Advice for Women About Cesarean and Vaginal Birth

As early as possible in pregnancy:
  • learn about c-section and vaginal birth: c-section offers important benefits in selected circumstances; however, without a clear, well-supported reason for having this surgical procedure, vaginal birth is likely to be far safer for mothers and babies
  • set your goals, considering what you learn and your values and preferences
  • take action to help reach your goals.
For help with all three steps, see resources on this website: Your choice of maternity caregiver and place of birth may be the most important thing you can do to influence the care that you will receive. "Practice style" varies widely. Choose wisely, and be sure that you will get support for your goals. A provider's caution about use of cesarean and a rate well below the national average (well below 30%) are good signs. Enthusiasm for c-sections and a rate around or above the national average are cause for concern (apart from a high-risk specialist caring primarily for mothers and babies with very serious problems).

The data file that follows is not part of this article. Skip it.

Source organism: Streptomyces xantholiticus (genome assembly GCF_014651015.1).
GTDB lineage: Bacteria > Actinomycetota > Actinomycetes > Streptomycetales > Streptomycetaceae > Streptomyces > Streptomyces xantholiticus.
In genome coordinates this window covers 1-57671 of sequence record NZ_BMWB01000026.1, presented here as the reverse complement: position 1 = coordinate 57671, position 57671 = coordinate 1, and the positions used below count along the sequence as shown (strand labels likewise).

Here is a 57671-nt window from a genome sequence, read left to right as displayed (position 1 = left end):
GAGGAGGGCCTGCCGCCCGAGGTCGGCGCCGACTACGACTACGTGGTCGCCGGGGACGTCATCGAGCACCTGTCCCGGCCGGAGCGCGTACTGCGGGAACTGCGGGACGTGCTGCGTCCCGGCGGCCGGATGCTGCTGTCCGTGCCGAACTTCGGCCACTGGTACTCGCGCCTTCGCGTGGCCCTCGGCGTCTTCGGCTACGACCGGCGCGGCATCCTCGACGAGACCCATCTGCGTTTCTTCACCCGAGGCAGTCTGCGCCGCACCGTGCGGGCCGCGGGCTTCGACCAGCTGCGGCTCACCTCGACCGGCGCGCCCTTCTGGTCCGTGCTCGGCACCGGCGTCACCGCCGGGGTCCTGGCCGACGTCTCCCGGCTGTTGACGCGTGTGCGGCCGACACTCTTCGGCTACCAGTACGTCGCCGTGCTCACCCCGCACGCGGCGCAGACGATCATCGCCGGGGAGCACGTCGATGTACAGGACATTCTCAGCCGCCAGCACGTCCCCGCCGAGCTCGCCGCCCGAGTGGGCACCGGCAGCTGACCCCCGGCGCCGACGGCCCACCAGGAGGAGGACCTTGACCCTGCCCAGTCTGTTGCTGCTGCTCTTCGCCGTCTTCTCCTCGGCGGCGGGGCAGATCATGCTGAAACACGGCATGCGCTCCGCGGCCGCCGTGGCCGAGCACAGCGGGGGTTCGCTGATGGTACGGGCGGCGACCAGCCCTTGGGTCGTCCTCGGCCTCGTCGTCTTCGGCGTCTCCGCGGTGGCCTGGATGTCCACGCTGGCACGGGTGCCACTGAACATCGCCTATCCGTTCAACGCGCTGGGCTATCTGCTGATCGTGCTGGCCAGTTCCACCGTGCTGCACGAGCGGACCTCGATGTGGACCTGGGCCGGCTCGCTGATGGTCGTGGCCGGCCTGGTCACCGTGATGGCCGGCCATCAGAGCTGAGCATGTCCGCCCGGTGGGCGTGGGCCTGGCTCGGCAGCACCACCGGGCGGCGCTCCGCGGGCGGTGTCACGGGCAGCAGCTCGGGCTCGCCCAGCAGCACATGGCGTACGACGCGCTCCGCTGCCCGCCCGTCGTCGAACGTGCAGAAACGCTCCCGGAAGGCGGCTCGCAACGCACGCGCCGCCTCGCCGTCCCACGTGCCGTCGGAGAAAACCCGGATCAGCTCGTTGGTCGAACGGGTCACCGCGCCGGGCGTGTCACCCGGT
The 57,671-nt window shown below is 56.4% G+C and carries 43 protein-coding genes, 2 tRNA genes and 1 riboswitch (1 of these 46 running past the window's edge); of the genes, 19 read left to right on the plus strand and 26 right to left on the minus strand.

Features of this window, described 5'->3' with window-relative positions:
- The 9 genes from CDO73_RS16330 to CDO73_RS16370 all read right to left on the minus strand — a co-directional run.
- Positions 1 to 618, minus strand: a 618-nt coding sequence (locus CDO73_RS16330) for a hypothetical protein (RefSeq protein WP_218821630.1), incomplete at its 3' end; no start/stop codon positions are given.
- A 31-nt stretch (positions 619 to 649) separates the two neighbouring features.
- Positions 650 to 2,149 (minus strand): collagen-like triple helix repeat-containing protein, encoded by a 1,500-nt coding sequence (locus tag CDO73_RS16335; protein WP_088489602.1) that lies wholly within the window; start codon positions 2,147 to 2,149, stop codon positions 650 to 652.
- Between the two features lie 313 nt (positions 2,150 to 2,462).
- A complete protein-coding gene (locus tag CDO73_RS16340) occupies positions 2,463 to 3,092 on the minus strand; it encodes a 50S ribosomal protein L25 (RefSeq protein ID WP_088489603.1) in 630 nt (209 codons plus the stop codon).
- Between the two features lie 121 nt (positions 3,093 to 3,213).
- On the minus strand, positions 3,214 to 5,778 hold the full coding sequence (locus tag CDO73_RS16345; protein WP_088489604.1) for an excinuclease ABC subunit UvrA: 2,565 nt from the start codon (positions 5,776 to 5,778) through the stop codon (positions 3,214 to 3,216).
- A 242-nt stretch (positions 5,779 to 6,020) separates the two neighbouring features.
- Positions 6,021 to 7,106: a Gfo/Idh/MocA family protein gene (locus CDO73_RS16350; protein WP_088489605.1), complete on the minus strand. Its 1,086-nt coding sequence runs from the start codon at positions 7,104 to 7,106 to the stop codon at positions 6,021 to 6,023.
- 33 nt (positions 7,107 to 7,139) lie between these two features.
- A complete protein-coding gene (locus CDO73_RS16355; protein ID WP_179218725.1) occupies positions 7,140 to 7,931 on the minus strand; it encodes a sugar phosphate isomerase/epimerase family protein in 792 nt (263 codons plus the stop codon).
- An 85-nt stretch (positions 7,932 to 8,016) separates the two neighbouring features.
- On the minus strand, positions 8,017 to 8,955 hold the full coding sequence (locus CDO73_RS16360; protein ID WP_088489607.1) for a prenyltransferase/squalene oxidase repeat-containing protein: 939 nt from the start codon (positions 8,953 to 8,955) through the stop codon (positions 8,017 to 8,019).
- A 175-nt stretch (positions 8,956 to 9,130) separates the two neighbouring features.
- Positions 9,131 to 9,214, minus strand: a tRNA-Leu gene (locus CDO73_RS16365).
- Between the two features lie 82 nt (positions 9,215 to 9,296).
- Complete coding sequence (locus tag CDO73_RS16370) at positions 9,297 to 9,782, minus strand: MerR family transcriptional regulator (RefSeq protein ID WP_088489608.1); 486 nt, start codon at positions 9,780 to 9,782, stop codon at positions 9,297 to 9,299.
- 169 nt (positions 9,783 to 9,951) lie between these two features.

Arranging for continuous labor support can help you avoid an unnecessary c-section.

The booklet What Every Pregnant Woman Needs to Know About Cesarean Section (PDF) can help you set and reach your goals. It has a section with many tips to help you avoid an unnecessary c-section and have a safe vaginal birth. If this is your goal, it is important to become informed as early as possible and make and carry out your plans due to the current climate where more and more cesareans are being performed. You can also download Vaginal Birth and Cesarean Birth: How Do the Risks Compare? (PDF), the companion at-a-glance summary.

For most pregnant women who had a c-section in the past, a vaginal birth after cesarean (VBAC) is a reasonable choice. If this is your goal, it is very important to become informed as early as possible, plan ahead and put care arrangements into place. To learn more, decide and take action, see Should I choose VBAC or repeat c-section?.

You may have heard that vaginal birth is harmful, and a c-section will prevent incontinence later in life. There are many problems with this line of thinking. Before undergoing major abdominal surgery for this reason, get the facts: Finally, understand and be prepared to exercise your maternity rights, including your right to informed consent and informed refusal.
Most recent page update: 2/22/2007

© 2015 National Partnership for Women & Families. All rights reserved.

Founded in 1918, Childbirth Connection has joined forces with and become a core program of the National Partnership for Women & Families. Together, these two women's health powerhouses are transforming maternity care in the United States.
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